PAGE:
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Pit Stops, 1950 vs. Now

It took a lot longer back then, but hey, they got to use mallets.

Sixty-seven seconds.

That’s how long this Bill Holland’s pit stop lasted during the 1950 Indianapolis 500.

That’s not the sum total of all his pit stops for the whole race. That’s the length of time of a single pit stop. Which is roughly 16 times longer than a modern-day Formula 1 pit stop.

Granted, as you can see in the video below, the racing crews of Indianapolis in 1950 were operating at some severe disadvantages, compared with modern-day F1 teams. They were limited to four people working on the car at a time—and that included the driver. These days, pit crews have pneumatic tools for swapping tires; in the 1950s, they had mallets to whack the knock-offs from the axle. Modern-day drivers have sleek, full-face helmets; Holland wore an open-face lid, which explains why that crew member is wiping down the small windshield with the zeal of a homeless man who’s doing it for you at a red light.

But even accounting for that, the difference in speed is astounding. Would it have killed Holland’s crew to break a sweat? He lost the rain-shortened race by only 38 seconds; if his pit crew had hustled at every pit stop, who knows, he might have won instead of finishing 2nd.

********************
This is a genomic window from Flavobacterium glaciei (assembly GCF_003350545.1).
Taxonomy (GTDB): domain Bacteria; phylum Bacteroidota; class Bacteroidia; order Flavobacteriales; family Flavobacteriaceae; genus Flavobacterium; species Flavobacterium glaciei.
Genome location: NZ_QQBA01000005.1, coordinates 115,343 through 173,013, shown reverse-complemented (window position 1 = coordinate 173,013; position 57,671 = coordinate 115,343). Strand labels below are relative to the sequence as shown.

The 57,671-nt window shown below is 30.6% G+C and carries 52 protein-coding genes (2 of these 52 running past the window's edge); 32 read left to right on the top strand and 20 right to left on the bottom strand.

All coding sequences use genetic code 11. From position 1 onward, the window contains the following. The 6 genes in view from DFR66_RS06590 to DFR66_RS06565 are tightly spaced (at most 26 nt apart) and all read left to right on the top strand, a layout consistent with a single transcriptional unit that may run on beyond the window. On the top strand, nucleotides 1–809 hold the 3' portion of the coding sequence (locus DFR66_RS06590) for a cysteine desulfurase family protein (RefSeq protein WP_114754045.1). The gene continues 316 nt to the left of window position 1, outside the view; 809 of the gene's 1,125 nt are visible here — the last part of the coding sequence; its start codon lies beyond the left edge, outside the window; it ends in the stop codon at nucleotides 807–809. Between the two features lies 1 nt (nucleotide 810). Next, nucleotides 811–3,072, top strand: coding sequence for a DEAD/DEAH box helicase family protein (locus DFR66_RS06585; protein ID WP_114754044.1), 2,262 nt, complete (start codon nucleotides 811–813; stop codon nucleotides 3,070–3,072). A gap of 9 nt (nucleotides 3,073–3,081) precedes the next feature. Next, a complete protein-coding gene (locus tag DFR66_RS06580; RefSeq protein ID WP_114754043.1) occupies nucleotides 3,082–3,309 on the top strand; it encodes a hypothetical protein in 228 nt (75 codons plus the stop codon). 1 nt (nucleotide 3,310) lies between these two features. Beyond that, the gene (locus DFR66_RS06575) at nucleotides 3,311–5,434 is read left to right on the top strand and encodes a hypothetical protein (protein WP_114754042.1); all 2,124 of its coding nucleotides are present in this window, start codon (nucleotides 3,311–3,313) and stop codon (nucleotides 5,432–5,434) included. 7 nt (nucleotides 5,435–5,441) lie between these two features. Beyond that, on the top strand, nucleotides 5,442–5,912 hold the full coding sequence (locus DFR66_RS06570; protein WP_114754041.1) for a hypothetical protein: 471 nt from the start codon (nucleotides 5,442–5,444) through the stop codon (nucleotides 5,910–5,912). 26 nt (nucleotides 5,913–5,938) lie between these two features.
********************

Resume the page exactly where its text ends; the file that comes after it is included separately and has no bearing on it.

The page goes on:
Then again, maybe I’m not giving Holland’s guys enough credit. Refueling, for the record, is not allowed in today’s F1. And today’s pit crews don’t have to deal with stinky gas fumes blasting out of unconstrained fuel tanks. Nor do modern Indy and Grand Prix drivers have to suffer through the volcanic heat of an Offenhauser engine mounted in front of them. Lastly, we suspect today’s drivers never have to deal with the distraction of a man in a black policeman’s hat, looming over the whole pit stop while brandishing a fire extinguisher.

Watch the video again. You’ll see him.